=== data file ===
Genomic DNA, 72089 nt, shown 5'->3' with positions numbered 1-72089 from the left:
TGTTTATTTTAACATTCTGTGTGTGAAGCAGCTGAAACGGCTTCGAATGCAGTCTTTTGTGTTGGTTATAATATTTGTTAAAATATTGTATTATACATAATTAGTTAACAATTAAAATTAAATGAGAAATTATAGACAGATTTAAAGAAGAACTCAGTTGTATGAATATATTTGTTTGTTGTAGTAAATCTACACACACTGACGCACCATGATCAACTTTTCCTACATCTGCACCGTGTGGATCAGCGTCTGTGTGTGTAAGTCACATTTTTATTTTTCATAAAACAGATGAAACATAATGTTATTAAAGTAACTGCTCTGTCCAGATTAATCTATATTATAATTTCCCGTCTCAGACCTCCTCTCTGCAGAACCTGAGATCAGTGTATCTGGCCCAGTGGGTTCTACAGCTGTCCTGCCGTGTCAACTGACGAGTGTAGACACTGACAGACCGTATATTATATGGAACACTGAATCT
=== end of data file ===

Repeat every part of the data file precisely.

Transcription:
Genomic DNA, 72089 nt, shown 5'->3' with positions numbered 1-72089 from the left:
TGTTTATTTTAACATTCTGTGTGTGAAGCAGCTGAAACGGCTTCGAATGCAGTCTTTTGTGTTGGTTATAATATTTGTTAAAATATTGTATTATACATAATTAGTTAACAATTAAAATTAAATGAGAAATTATAGACAGATTTAAAGAAGAACTCAGTTGTATGAATATATTTGTTTGTTGTAGTAAATCTACACACACTGACGCACCATGATCAACTTTTCCTACATCTGCACCGTGTGGATCAGCGTCTGTGTGTGTAAGTCACATTTTTATTTTTCATAAAACAGATGAAACATAATGTTATTAAAGTAACTGCTCTGTCCAGATTAATCTATATTATAATTTCCCGTCTCAGACCTCCTCTCTGCAGAACCTGAGATCAGTGTATCTGGCCCAGTGGGTTCTACAGCTGTCCTGCCGTGTCAACTGACGAGTGTAGACACTGACAGACCGTATATTATATGGAACACTGAATCT